Most wired network infrastructures found in homes utilize Category 5 or Category 6 twisted pair cabling with RJ45 compatible terminations. This medium provides physical connectivity between the Ethernet interfaces present on a large number of residential IP-aware devices. Depending on the grade of cable and quality of installation, speeds of up to 10 Mbit/s, 100 Mbit/s, 1 Gbit/s, or 10 Gbit/s are supported.

Fiber optics[edit]

Some neighborhoods support running fiber optic cables running directly into homes. This enables service providers to offer internet services with much higher bandwidth and/or lower latency characteristics associated with end-to-end optical signaling.

Telephone wires[edit]

Coaxial cables[edit]

The following standards allow devices to communicate over coaxial cables, which are frequently installed to support multiple television sets throughout homes.

Power lines[edit]

The ITU-T G.hn and IEEE Powerline standard, which provide high-speed (up to 1 Gbit/s) local area networking over existing home wiring, are examples of home networking technology designed specifically for IPTV delivery.[2] Recently, the IEEE passed proposal P1901 which grounded a standard within the Market for wireline products produced and sold by companies that are part of the HomePlug Alliance.[3] The IEEE is continuously working to push for P1901 to be completely recognized worldwide as the sole standard for all future products that are produced for Home Networking.

Endpoint devices and services[edit]

Traditionally, data-centric equipment such as computers and media players have been the primary tenants of a home network. However, due to the lowering cost of computing and the ubiquity of smartphone usage, many traditionally non-networked home equipment categories now include new variants capable of control or remote monitoring through an app on a smartphone. Newer startups and established home equipment manufacturers alike have begun to offer these products as part of a "Smart" or "Intelligent" or "Connected Home" portfolio. The control and/or monitoring interfaces for these products can be accessed through proprietary smartphone applications specific to that product line.

General purpose[edit]


  • Smart speakers
  • Television: Some new TVs and DVRs include integrated WiFi connectivity which allows the user to access services such as Netflix and YouTube.
  • Home audio: Digital audio players, and stereo systems with network connectivity can allow a user to easily access their music library, often using Bonjour to discover and interface with an instance of iTunes running on a remote PC.
  • Gaming: Video game consoles rely on connectivity to the home network to enable a significant portion of their overall features, such as the multiplayer in games, social network integration, ability to purchase or demo new games, and receive software updates. Recent consoles have begun more aggressively pursuing the role of the sole entertainment and media hub of the home.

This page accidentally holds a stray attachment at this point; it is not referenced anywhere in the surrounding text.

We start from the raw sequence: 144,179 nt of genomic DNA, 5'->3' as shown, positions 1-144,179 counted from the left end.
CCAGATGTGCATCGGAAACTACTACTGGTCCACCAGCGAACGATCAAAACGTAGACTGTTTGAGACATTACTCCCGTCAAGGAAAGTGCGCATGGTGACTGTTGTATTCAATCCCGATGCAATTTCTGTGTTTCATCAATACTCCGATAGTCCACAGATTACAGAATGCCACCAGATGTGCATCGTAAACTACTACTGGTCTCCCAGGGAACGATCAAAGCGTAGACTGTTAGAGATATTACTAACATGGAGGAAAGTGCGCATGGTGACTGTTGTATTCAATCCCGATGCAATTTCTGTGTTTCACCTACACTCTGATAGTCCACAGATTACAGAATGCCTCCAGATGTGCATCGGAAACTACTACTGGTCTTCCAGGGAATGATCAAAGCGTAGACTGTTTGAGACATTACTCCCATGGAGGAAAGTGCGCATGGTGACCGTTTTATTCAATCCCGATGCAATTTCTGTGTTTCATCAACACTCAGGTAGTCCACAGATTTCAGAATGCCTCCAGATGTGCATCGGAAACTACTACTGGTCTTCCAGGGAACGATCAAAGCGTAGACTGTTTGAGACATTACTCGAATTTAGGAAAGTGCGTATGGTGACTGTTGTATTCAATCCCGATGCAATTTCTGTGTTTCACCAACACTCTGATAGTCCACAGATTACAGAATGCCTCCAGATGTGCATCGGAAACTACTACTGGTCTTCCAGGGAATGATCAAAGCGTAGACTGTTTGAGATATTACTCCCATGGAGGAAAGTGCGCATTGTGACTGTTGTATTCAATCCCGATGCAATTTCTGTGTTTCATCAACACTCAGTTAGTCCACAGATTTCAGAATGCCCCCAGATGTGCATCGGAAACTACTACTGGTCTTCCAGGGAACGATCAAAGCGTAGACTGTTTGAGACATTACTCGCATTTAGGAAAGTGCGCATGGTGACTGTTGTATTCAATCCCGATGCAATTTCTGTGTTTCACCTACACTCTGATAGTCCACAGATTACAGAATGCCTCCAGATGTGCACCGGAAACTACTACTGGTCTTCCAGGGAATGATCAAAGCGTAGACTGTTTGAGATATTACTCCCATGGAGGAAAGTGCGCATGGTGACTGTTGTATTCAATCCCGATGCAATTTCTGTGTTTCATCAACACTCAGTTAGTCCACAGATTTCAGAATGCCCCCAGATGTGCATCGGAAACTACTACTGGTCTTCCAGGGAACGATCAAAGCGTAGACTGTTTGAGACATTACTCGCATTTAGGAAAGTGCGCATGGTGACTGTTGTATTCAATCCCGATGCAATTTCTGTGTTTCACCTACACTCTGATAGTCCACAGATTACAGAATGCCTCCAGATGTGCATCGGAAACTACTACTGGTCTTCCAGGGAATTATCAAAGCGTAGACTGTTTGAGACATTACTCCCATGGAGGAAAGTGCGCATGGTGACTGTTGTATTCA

• DLNA is a common protocol used for interoperability between networked media-centric devices in the home.

Some older entertainment devices may not feature the appropriate network interfaces required for home network connectivity. In some situations, USB dongles and PCI Network Interface Cards are available as accessories that enable this functionality.


Home security and access control[edit]

Environmental monitoring and conditioning[edit]

Cloud services[edit]

The convenience, availability, and reliability of externally managed cloud computing resources continues to become an appealing choice for many home-dwellers without interest or experience in IT. For these individuals, the subscription fees and/or privacy risks associated with such services are often perceived as lower cost than having to configure and maintain similar facilities within a home network. In such situations, local services along with the devices maintaining them are replaced by those in an external data center and made accessible to the home-dweller's computing devices via a WAN connection.

Network management[edit]

Network Layer Configuration[edit]

DHCP is used to assign internal IP addresses to members of a home network. A DHCP server typically runs on the router[5] with end devices as its clients. The router itself is a client of the external DHCP servers owned by the internet service provider. All DHCP clients request configuration settings using the DHCP protocol in order to acquire their IP address, a default route and one or more DNS server addresses. Once the client implements these settings, it will be able to communicate on that internet.[6]

Embedded devices[edit]

Small standalone embedded home network devices typically require remote configuration from a PC on the same network. For example, broadband modems are often configured through a web browser running on a PC in the same network. These devices usually use a minimal Linux distribution with a lightweight HTTP server running in the background to allow the user to conveniently modify system variables from a GUI rendered in their browser. These pages use HTML forms extensively and make attempts to offer styled, visually appealing views that are also descriptive and easy to use.

Apple ecosystem devices[edit]

Apple devices aim to make networking as hidden and automatic as possible, utilizing a zero-configuration networking protocol called Bonjour embedded within their otherwise proprietary line of software and hardware products.

Microsoft ecosystem devices[edit]